The first of these is the one-paragraph novel "Leeches" by Serbian author David Albahari, published in 2011. Although it consists of a single 300-page paragraph, the author claims that it has dialog and chapters all contained within that one paragraph. I've actually browsed through this one at the book store, and although I do indeed see dialog in it, I was unable to delineate chapter breaks in it merely by scanning the pages.
If a one paragraph novel isn't hard enough to read (or should I say stop reading), try "Dancing Lessons for the Advanced in Age" by Czech author Bohumil Hrabal. It's a novel written in a single 130 page sentence. I don't know the exact word count. Nor do I know whether the word count of the English translation is greater or less than that of the original. But whatever it is, it can't top the sentence length in "The Gates of Paradise," a novel by Polish writer Jerzy Andrzejewski. The novel is comprised of 40,000 words in two sentences... and the second sentence is only 5 words long. That means the first sentence runs on for 39,995 words, and it contains very little punctuation. This takes the run-on sentence to new levels. As for the world record for long sentences in English-language literature, that distinction currently belongs to Jonathan Coe for the 13,955 sentence in his novel "The Rotters Club," published in 2001. Coe claims that Bohumil Hrabal's run-on opus inspired his own long sentence. Take that, James Joyce! Your infamous sentence in "Ulysses" that clocks in at 4,391 words is mere child's play!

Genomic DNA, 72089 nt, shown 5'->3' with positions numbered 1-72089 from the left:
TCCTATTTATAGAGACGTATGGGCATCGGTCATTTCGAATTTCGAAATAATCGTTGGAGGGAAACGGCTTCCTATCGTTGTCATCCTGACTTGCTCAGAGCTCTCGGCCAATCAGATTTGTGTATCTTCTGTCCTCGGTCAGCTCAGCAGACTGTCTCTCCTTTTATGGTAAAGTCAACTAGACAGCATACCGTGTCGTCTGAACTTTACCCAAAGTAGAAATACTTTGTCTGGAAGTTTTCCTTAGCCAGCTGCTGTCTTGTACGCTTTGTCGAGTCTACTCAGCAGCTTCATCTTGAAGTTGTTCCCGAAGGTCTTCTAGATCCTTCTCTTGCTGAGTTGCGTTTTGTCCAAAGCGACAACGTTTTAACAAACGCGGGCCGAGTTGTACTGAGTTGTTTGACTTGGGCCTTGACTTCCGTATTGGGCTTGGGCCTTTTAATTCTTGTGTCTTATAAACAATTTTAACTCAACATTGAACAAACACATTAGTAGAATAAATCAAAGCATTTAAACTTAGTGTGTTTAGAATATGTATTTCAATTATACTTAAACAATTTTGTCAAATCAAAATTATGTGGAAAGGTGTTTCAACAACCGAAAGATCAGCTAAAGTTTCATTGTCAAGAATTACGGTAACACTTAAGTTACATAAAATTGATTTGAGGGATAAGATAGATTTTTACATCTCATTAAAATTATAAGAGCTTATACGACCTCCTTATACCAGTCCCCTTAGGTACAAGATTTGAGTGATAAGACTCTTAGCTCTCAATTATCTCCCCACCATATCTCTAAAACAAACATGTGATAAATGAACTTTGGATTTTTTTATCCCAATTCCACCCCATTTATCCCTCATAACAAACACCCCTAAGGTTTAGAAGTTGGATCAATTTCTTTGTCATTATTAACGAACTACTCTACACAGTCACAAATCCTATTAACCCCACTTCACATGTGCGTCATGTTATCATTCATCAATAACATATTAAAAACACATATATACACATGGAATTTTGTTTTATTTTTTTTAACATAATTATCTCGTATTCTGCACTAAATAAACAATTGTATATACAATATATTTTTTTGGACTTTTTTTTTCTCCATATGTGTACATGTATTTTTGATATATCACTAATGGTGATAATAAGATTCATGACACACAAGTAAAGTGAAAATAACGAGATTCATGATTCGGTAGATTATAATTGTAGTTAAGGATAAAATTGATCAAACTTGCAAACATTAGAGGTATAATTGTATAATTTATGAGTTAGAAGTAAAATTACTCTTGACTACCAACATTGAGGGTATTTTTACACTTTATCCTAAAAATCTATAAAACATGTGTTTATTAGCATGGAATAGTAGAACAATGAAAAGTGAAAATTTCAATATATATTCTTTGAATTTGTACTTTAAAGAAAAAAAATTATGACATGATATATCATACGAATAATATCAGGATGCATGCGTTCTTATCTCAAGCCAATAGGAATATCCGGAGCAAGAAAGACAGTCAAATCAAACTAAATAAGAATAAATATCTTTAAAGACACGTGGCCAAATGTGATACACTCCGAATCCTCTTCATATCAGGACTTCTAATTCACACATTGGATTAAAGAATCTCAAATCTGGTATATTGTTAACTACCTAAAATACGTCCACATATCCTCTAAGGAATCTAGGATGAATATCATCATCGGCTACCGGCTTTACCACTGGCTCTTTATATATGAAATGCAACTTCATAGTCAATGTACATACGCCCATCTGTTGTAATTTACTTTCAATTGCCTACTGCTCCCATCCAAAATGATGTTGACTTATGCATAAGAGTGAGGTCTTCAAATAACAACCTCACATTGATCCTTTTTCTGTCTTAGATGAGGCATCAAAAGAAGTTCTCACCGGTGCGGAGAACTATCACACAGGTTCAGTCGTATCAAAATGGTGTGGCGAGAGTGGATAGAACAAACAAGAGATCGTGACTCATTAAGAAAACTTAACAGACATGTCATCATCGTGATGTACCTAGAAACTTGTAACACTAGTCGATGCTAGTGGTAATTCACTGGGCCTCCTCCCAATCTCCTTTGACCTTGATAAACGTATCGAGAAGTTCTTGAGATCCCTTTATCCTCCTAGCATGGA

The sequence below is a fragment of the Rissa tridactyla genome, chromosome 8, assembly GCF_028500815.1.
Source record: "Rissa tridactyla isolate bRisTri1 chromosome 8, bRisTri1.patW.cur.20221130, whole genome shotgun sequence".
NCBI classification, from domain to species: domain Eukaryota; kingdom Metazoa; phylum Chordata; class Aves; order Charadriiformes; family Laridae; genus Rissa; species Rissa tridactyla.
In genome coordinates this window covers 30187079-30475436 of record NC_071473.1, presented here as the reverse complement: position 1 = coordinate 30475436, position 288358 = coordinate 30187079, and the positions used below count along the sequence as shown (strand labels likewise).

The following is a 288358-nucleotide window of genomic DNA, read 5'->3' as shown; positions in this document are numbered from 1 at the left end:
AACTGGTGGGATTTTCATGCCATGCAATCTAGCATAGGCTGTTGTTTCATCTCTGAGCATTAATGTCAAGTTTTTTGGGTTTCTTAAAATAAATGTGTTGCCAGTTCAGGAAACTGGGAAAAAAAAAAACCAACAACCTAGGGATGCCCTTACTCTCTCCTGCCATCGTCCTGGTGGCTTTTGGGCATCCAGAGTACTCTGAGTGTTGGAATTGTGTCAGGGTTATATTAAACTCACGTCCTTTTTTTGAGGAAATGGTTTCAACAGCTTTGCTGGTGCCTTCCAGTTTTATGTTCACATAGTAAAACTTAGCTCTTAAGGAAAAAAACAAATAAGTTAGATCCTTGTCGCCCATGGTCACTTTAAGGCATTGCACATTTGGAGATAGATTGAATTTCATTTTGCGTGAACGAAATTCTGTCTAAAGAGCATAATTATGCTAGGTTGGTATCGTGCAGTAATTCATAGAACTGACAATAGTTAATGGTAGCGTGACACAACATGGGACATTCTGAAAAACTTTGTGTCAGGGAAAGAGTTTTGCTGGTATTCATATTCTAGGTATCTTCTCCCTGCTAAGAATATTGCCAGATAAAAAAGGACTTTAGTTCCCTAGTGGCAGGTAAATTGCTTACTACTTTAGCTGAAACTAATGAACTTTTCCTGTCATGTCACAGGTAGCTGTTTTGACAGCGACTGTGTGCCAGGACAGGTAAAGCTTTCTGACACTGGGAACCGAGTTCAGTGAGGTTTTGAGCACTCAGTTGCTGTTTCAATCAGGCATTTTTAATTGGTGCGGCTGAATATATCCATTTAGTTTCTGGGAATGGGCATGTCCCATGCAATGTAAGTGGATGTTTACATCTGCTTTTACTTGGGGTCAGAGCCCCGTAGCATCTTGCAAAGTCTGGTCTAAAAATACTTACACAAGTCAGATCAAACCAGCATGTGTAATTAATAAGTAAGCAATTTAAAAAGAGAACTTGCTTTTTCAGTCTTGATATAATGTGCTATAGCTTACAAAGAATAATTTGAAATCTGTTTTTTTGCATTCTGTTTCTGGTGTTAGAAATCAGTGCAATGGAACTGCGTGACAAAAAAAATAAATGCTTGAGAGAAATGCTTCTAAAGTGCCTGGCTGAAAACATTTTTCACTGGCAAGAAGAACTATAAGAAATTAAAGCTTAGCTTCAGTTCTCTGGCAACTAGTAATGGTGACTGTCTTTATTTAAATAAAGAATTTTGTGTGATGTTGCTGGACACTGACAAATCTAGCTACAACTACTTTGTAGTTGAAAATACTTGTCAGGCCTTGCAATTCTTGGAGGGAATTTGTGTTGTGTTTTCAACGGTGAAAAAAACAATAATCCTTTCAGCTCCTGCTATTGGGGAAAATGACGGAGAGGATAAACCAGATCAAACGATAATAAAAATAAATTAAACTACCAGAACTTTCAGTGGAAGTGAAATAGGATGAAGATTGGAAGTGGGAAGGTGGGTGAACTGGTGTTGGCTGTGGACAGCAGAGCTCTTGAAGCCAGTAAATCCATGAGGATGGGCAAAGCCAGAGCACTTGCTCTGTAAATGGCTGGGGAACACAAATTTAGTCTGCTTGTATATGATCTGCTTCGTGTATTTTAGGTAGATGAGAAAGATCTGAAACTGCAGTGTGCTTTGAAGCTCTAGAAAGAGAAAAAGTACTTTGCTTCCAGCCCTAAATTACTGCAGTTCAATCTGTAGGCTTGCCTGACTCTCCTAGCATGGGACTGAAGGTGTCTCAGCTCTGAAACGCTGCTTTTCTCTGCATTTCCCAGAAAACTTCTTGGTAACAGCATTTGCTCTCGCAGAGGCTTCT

It's time to segue from the longest to the shortest: the six word story. The craze for this literary form started with the unverified legend that Ernest Hemingway made a $10 bar bet that he could write a six word novel. The result, scribbled on a napkin, was: "For sale. Baby shoes. Never worn." True or not, this legend inspired a rash of six word stories and memoirs. Larry Smith, founder and editor of the storytelling magazine SMITH asked readers and some noted authors to come up with six word memoirs, which he placed on his website. In 2006, he published a book of website contributions called "Not quite what I was planning." Several sequels followed. You can view contributions to the Six Word Memoir project on Smith's website:
I've written my own six-word memoir. It was fun. Try one of your own. If you're brave enough, you can submit it to SMITH and it might wind up in a future book.
Now for something completely different (and I don't think there's even a term for this wordplay form): Jonathan Safran Foer's "Tree of Codes." It's literally a novel cut out of another novel. It features die-cut pages from the novel "The Street of Crocodiles" by Polish author Bruno Schulz. Thus the title "Tree of Codes" derives from "T[he st]ree[t] of C[r]o[co]d[il]es" (where the letters in brackets are cut out of the original title page). Similarly, the rest of the novel is created by cutting away letters and words in a layered fashion from the original novel. It's an example of a book as sculpture, and it's a true work of art. It's hard to describe how the book actually looks. Since a picture is worth a thousand words, see a few of the book's pages for yourself, by going to
The pages of this book are very delicate, so you're not going to find it on the shelves of a chain bookstore. In fact, I think you can only buy it from resellers these days.